Fool's Gold



The gold road's sure a long road
Winds on through the hills for fifteen days
The pack on my back is aching
The straps seams cut me like a knife*

The gold road's sure a long road
Winds on through the hills for fifteen days
The pack on my back is aching
The straps seams cut me like a knife

I'm no clown I won't back down
I don't need you to tell me what's going down
Down down down down da down down down
Down down down down da down down down

I'm standing alone
I'm watching you all
I'm seeing you sinking
I'm standing alone
You're weighing the gold
I'm watching you sinking
Fool's gold

These boots weren't made for walking
The Marquis de Sade never made no boots like these
Gold's just around the corner
Breakdown's coming up round the bend
What you doing ? You've all gone mad

Sometimes you have to try to get along dear
I know the truth and I know what you're thinking

Down down down down da down down down

I'm standing alone
I'm watching you all
I'm seeing you sinking
I'm standing alone
You're weighing the gold
I'm watching you sinking
Fool's gold
Fool's gold

I'm standing alone
I'm watching you all
I'm seeing you sinking
I'm standing alone
You're weighing the gold
I'm watching you sinking
Fool's gold
Fool's gold


Lyrics by:
Squire / Brown

Music by:
Squire

Written:
1989

Personnel:
John Squire (guitar)
Ian Brown (vocals)
Gary Mounfield (bass)
Alan Wren (drums, bongos)

Produced by:
John Leckie

Format:
Released November 1989:
What The World Is Waiting For / Fool's Gold 4.15 (Silvertone, ORE 13, 7")
What The World Is Waiting For / Fool's Gold 4.15 (Silvertone, ORE 13, 7" w/postcard)
What The World Is Waiting For / Fool's Gold 9.53 (Silvertone ORE T 13, 12")
Fool's Gold 9.53 / What The World Is Waiting For (Silvertone, ORE T 13, 12")
Fool's Gold 9.53 / What The World Is Waiting For / Fool's Gold 4.15 (Silvertone, ORECD 13, CD)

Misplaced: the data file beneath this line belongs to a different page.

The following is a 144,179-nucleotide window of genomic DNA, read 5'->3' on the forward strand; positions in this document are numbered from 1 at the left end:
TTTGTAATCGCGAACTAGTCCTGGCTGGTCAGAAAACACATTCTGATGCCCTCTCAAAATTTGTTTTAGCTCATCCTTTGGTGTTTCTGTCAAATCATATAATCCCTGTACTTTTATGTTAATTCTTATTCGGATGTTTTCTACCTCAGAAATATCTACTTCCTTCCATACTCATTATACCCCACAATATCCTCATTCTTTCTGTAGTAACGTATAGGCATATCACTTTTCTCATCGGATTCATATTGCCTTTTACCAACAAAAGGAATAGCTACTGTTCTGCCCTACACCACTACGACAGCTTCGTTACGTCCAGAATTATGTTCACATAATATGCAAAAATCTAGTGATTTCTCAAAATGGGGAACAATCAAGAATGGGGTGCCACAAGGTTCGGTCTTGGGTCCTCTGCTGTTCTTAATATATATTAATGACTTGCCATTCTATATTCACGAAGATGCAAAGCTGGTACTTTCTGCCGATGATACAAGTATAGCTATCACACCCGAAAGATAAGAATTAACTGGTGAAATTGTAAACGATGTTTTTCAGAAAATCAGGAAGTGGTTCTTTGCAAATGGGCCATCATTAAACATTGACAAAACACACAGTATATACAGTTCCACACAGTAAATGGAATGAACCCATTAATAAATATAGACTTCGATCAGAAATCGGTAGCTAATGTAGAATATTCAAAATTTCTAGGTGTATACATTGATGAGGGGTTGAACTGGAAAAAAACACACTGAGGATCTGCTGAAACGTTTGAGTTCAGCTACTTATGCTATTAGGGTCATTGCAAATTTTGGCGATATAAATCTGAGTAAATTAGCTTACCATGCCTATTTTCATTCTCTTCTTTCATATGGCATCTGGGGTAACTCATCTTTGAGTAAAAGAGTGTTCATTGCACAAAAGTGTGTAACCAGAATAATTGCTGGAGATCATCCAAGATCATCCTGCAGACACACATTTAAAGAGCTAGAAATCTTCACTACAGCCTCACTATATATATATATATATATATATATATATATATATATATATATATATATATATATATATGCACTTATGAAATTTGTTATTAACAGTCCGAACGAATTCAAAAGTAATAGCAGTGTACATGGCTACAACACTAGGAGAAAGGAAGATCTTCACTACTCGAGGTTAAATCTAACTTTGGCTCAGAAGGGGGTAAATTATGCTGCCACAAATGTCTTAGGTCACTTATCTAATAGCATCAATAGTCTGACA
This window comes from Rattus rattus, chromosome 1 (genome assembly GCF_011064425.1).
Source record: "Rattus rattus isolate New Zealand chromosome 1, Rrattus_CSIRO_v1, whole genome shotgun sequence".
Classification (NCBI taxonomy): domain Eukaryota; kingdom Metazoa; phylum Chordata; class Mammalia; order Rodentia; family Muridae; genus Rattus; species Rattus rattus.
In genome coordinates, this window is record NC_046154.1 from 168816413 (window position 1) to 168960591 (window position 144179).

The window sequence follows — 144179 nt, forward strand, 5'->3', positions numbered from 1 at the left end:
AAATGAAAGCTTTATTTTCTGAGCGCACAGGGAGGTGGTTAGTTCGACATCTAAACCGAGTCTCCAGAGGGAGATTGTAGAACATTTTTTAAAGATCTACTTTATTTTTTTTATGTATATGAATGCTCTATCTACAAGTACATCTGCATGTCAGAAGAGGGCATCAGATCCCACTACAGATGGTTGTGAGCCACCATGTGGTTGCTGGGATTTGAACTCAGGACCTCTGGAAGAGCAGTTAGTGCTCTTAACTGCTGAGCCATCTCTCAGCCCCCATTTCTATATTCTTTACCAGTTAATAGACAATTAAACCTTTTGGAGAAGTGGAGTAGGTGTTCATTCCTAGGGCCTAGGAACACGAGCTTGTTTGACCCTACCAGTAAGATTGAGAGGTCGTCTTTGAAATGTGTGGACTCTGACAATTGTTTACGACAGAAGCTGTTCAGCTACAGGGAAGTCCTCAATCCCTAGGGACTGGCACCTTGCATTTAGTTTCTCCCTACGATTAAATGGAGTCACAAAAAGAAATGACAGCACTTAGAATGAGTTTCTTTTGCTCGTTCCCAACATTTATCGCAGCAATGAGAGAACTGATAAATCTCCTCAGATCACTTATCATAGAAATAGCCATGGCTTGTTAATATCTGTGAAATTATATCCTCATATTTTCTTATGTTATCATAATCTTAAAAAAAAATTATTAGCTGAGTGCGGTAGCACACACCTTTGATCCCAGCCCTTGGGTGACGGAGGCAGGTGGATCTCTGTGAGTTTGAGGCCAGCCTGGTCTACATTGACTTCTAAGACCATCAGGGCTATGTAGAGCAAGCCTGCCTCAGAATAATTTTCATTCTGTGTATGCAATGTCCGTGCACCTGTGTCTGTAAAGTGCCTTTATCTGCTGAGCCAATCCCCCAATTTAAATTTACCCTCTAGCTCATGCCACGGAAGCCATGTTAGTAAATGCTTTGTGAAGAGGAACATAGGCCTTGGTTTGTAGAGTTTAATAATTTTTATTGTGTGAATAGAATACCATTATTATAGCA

Fool's Gold 9.53 / What The World Is Waiting For / Fool's Gold 4.15 (Silvertone, OREC 13, cassette)
Fool's Gold 9.53 / What The World Is Waiting For (Silvertone, ZT43322, German 12")
Fool's Gold 4.15 / What The World Is Waiting For (Silvertone, ORE 13, 7")
Fool's Gold 4.15 / What The World Is Waiting For (Silvertone, ORE DJ 13, 7" promo)
Fool's Gold 4.15 / What The World Is Waiting For (Silvertone, ZB43321, German 7")
What The World Is Waiting For / Fool's Gold / She Bangs The Drums (12" mix) / Elephant Stone (12" mix) / Guernica / Going Down (Alfa-Silvertone, 18B2-103, Japanese CD)

Released February 1990:
Elephant Stone / Made Of Stone / She Bangs The Drums / Fool's Gold (Silvertone, ZD43632, The UK Singles)

Released 1990:
Fool's Gold 9.53 / What The World Is Waiting For / Fool's Gold 4.15 (Silvertone, ORE 13, Australian 7")
Fool's Gold 9.53 / What The World Is Waiting For / Fool's Gold 4.15 (Silvertone / BMG, 1315-1-JD, US 12" limited edition gold vinyl)
Fool's Gold 9.53 / What The World Is Waiting For / Fool's Gold 4.15 (Silvertone / BMG, 1315-1-JD, US black vinyl)
Fool's Gold 9.53 / What The World Is Waiting For / Fool's Gold 4.15 (Silvertone / BMG, 1315-4-JS, US cassette)
Fool's Gold 4.15 / What The World Is Waiting For / Fool's Gold 9.53 (Silvertone, 1315-2-JDJ, US promo CD)

Released May 1992:
Fool's Gold (A Guy Called Gerald's Top Won Remix) / Fool's Gold (A Guy Called Gerald's Bottom Won Remix) (Silvertone, ORE CD Z 13, CD)

Released June 1992:
Fool's Gold 9.53 / What The World Is Waiting For / Fool's Gold 4.15 (Alfa-Silvertone, ALCB-542, Japanese CD from Singles Collection boxset)

Released 1992:
Fool's Gold 9.53 / What The World Is Waiting For / Fool's Gold 4.15 (Silvertone, ZD43322, German CD from Maxi Collection)

Released April 1995:
Fool's Gold 4.15 / Fool's Gold (The Tall Paul Remix) / Fool's Gold 9.53 / Fool's Gold (Cricklewood Ballroom Mix) (Silvertone, ORE CD 71, CD)
Fool's Gold 4.15 / Fool's Gold (The Tall Paul Remix) / Fool's Gold 9.53 / Fool's Gold (Cricklewood Ballroom Mix) (Silvertone, 74321 25501 2, CD)
Fool's Gold (The Tall Paul Remix) / Fool's Gold 9.53 / Fool's Gold (Cricklewood Ballroom Mix) (Silvertone, ORE T 71, 12")
Fool's Gold 4.15 / Fool's Gold (The Tall Paul Remix) (Silvertone, ORE C 71, cassette)

Released February 1999:
Fool's Gold (Rabbit In The Moon's Message To The Majors Edit) / Fool's Gold (Grooverider's Mix Edit) / Fool's Gold (Rabbit In The Moon's Message To The Majors) / She Bangs The Drums (Kelly Reverb's Kiss My Arse Mix) (Jive Electro, 0523362, CD)